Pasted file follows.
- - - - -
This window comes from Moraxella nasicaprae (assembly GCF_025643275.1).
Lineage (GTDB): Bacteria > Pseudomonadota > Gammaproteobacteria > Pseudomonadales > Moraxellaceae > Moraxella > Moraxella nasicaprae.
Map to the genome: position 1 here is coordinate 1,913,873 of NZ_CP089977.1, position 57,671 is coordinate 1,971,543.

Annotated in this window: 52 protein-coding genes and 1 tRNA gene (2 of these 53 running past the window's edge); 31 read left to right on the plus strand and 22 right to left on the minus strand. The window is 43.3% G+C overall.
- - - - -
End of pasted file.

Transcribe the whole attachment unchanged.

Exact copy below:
This window comes from Moraxella nasicaprae (assembly GCF_025643275.1).
Lineage (GTDB): Bacteria > Pseudomonadota > Gammaproteobacteria > Pseudomonadales > Moraxellaceae > Moraxella > Moraxella nasicaprae.
Map to the genome: position 1 here is coordinate 1,913,873 of NZ_CP089977.1, position 57,671 is coordinate 1,971,543.

Annotated in this window: 52 protein-coding genes and 1 tRNA gene (2 of these 53 running past the window's edge); 31 read left to right on the plus strand and 22 right to left on the minus strand. The window is 43.3% G+C overall.